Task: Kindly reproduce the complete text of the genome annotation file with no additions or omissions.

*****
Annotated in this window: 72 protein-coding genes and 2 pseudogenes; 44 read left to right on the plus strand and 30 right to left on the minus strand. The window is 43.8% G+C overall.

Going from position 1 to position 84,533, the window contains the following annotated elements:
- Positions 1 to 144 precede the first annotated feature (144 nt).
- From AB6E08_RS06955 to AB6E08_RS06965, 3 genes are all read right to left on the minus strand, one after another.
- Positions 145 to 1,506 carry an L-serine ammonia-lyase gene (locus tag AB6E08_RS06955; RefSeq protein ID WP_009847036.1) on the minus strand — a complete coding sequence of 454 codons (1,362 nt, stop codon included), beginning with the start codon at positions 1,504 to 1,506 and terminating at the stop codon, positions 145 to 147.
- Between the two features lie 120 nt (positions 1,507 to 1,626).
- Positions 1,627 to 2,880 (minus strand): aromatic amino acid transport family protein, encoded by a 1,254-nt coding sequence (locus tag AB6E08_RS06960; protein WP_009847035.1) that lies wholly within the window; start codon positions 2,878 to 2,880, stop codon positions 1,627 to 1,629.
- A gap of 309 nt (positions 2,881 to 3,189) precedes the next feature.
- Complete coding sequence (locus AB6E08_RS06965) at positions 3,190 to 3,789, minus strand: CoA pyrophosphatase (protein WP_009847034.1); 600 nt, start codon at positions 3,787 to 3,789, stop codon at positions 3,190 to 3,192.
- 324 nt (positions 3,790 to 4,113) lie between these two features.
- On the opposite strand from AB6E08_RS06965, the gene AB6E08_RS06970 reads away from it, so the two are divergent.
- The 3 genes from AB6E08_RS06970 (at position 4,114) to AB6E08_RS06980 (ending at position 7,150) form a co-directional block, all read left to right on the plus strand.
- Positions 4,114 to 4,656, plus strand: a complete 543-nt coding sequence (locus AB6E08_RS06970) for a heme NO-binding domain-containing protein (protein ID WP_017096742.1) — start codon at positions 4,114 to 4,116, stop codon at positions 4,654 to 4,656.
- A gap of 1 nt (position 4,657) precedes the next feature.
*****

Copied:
Annotated in this window: 72 protein-coding genes and 2 pseudogenes; 44 read left to right on the plus strand and 30 right to left on the minus strand. The window is 43.8% G+C overall.

Going from position 1 to position 84,533, the window contains the following annotated elements:
- Positions 1 to 144 precede the first annotated feature (144 nt).
- From AB6E08_RS06955 to AB6E08_RS06965, 3 genes are all read right to left on the minus strand, one after another.
- Positions 145 to 1,506 carry an L-serine ammonia-lyase gene (locus tag AB6E08_RS06955; RefSeq protein ID WP_009847036.1) on the minus strand — a complete coding sequence of 454 codons (1,362 nt, stop codon included), beginning with the start codon at positions 1,504 to 1,506 and terminating at the stop codon, positions 145 to 147.
- Between the two features lie 120 nt (positions 1,507 to 1,626).
- Positions 1,627 to 2,880 (minus strand): aromatic amino acid transport family protein, encoded by a 1,254-nt coding sequence (locus tag AB6E08_RS06960; protein WP_009847035.1) that lies wholly within the window; start codon positions 2,878 to 2,880, stop codon positions 1,627 to 1,629.
- A gap of 309 nt (positions 2,881 to 3,189) precedes the next feature.
- Complete coding sequence (locus AB6E08_RS06965) at positions 3,190 to 3,789, minus strand: CoA pyrophosphatase (protein WP_009847034.1); 600 nt, start codon at positions 3,787 to 3,789, stop codon at positions 3,190 to 3,192.
- 324 nt (positions 3,790 to 4,113) lie between these two features.
- On the opposite strand from AB6E08_RS06965, the gene AB6E08_RS06970 reads away from it, so the two are divergent.
- The 3 genes from AB6E08_RS06970 (at position 4,114) to AB6E08_RS06980 (ending at position 7,150) form a co-directional block, all read left to right on the plus strand.
- Positions 4,114 to 4,656, plus strand: a complete 543-nt coding sequence (locus AB6E08_RS06970) for a heme NO-binding domain-containing protein (protein ID WP_017096742.1) — start codon at positions 4,114 to 4,116, stop codon at positions 4,654 to 4,656.
- A gap of 1 nt (position 4,657) precedes the next feature.